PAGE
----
As we approach another winter, and the familiar dangers start to reappear, it’s worth revisiting this article written by backcountry expert Neil McNab.
Within the last six months at least five prominent figures pushing the sport of big mountain riding on both skis and snowboards have died in freeride related incidents.
All were experienced mountain users at the top of their sport. They had the knowledge to err on the right side of caution and they knew how to read the signs. But conditions in the mountains are somewhat unpredictable, and accidents happen!
So are these latest unfortunate incidents simply a product of the law of averages? Does more people in the backcountry – on steep and exposed terrain – mean more accidents will occur? Or are attitudes towards safety in the mountains changing?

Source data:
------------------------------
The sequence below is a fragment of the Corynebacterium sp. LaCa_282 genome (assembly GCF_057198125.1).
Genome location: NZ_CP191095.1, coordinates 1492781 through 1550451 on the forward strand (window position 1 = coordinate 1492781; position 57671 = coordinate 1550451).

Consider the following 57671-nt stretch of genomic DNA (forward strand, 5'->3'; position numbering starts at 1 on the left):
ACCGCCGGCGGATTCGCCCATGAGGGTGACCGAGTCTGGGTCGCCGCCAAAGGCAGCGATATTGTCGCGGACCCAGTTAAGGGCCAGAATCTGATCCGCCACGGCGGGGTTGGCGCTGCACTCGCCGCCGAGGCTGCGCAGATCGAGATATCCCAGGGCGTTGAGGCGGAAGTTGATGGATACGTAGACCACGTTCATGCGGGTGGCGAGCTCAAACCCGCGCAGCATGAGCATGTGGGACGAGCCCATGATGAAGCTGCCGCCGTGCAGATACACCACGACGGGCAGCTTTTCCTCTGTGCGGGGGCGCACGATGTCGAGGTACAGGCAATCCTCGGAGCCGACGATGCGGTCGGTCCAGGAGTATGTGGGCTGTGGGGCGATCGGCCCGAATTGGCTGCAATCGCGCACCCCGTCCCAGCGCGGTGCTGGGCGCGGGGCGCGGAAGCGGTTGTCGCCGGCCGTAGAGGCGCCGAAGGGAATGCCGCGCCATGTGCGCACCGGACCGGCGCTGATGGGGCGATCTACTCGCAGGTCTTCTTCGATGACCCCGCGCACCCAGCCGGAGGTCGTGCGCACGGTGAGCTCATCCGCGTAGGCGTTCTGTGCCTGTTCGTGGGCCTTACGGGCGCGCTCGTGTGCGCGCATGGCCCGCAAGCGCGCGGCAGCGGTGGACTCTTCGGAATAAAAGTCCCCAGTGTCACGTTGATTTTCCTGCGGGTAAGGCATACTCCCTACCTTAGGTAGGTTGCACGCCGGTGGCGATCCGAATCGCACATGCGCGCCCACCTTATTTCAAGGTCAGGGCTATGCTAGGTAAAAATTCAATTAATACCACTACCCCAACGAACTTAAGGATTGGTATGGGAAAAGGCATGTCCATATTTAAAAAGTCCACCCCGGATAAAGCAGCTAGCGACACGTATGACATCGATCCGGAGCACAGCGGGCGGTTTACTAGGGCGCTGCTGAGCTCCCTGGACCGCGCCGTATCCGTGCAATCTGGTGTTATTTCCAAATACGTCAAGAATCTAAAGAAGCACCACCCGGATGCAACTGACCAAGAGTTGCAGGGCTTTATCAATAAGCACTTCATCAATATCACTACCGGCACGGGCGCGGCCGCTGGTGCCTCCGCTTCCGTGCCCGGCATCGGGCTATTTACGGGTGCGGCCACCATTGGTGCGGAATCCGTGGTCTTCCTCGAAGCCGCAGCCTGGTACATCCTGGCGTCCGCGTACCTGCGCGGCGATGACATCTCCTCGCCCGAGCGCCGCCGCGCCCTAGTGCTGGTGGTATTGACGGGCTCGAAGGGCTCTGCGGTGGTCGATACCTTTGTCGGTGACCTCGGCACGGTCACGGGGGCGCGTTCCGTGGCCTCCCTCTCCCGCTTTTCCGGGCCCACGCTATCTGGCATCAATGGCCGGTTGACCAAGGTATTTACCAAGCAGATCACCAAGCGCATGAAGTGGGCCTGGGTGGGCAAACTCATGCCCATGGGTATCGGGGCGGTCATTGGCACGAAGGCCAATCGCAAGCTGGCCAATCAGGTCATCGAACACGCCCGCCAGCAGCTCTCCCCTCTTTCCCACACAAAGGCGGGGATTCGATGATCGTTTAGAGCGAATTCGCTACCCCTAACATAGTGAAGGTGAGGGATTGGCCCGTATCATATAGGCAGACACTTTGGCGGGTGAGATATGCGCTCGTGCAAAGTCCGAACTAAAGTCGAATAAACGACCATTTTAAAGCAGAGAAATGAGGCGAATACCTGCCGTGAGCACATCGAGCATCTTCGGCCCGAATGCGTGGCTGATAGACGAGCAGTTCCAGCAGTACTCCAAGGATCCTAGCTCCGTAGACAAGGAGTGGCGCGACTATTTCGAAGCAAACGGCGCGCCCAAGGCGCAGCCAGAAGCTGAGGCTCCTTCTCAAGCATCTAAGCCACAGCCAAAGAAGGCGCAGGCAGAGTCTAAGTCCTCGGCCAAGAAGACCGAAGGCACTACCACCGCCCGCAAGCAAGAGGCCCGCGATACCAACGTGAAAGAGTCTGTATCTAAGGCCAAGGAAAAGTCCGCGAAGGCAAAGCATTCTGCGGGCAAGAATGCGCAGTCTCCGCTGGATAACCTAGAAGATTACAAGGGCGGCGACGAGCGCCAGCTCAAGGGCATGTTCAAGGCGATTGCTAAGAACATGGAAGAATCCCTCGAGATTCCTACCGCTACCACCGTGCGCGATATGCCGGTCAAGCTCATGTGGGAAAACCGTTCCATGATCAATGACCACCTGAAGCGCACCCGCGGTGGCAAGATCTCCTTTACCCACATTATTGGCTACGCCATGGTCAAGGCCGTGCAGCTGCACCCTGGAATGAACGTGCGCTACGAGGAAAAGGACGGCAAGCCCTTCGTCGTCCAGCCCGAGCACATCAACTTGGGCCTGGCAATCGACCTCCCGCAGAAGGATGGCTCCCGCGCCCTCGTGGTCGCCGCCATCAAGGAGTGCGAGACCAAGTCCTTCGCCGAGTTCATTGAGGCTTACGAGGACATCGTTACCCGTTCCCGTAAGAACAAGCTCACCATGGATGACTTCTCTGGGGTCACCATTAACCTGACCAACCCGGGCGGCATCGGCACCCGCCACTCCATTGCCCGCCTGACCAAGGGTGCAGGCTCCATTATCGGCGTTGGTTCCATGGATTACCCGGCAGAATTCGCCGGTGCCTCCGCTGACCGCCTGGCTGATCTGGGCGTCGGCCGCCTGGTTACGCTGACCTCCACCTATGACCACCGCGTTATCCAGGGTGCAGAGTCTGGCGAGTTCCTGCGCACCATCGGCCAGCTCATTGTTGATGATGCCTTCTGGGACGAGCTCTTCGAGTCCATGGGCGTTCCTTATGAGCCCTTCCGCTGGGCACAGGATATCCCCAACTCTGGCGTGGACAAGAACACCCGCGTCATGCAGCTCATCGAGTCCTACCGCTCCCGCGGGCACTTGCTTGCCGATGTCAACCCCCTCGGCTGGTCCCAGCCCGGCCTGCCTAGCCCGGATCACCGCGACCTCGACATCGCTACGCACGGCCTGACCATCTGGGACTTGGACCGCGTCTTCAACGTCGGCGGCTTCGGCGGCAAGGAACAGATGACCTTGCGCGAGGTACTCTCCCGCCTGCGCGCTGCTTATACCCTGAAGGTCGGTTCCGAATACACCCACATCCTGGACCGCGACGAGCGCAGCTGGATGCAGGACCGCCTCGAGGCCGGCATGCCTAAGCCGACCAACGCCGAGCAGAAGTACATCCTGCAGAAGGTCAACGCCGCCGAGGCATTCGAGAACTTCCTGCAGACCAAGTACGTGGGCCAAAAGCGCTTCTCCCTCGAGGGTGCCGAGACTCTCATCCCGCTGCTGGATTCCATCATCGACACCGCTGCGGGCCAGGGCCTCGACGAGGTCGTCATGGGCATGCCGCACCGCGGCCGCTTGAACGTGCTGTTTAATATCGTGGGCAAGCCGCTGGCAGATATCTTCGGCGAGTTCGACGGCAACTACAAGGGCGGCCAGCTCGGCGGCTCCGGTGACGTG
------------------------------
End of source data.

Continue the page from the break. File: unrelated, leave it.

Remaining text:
“Are attitudes towards safety in the mountains changing?”
Getting into the mountains is quicker than ever – and with new knowledge we can pinpoint exactly where to be the day after the storm hits. But are we taking too many risks along the way?
The rule of the mountains used to be: ‘leave them for a day or two following a big storm, let the mountain have its day’, and it makes me wonder if today something is missing, forgotten or maybe brushed aside in the race to get there first to score the steepest lines and get the freshest tracks…